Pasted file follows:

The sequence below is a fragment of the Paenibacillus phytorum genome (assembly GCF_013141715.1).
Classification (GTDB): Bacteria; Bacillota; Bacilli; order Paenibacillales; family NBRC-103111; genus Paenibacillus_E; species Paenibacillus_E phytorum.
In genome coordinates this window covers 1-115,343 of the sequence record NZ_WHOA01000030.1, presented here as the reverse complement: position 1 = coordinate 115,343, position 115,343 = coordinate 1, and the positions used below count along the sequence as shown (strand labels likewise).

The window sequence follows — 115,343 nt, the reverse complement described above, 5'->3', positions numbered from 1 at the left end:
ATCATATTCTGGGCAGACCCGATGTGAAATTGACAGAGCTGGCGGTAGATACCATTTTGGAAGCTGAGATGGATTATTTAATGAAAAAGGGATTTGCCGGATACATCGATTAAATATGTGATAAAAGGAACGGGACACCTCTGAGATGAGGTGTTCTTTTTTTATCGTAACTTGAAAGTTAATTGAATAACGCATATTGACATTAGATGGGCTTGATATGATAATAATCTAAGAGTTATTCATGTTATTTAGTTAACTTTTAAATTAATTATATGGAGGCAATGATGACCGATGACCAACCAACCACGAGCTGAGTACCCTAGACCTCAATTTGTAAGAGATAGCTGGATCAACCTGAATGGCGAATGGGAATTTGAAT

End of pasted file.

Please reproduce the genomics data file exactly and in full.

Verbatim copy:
The sequence below is a fragment of the Paenibacillus phytorum genome (assembly GCF_013141715.1).
Classification (GTDB): Bacteria; Bacillota; Bacilli; order Paenibacillales; family NBRC-103111; genus Paenibacillus_E; species Paenibacillus_E phytorum.
In genome coordinates this window covers 1-115,343 of the sequence record NZ_WHOA01000030.1, presented here as the reverse complement: position 1 = coordinate 115,343, position 115,343 = coordinate 1, and the positions used below count along the sequence as shown (strand labels likewise).

The window sequence follows — 115,343 nt, the reverse complement described above, 5'->3', positions numbered from 1 at the left end:
ATCATATTCTGGGCAGACCCGATGTGAAATTGACAGAGCTGGCGGTAGATACCATTTTGGAAGCTGAGATGGATTATTTAATGAAAAAGGGATTTGCCGGATACATCGATTAAATATGTGATAAAAGGAACGGGACACCTCTGAGATGAGGTGTTCTTTTTTTATCGTAACTTGAAAGTTAATTGAATAACGCATATTGACATTAGATGGGCTTGATATGATAATAATCTAAGAGTTATTCATGTTATTTAGTTAACTTTTAAATTAATTATATGGAGGCAATGATGACCGATGACCAACCAACCACGAGCTGAGTACCCTAGACCTCAATTTGTAAGAGATAGCTGGATCAACCTGAATGGCGAATGGGAATTTGAAT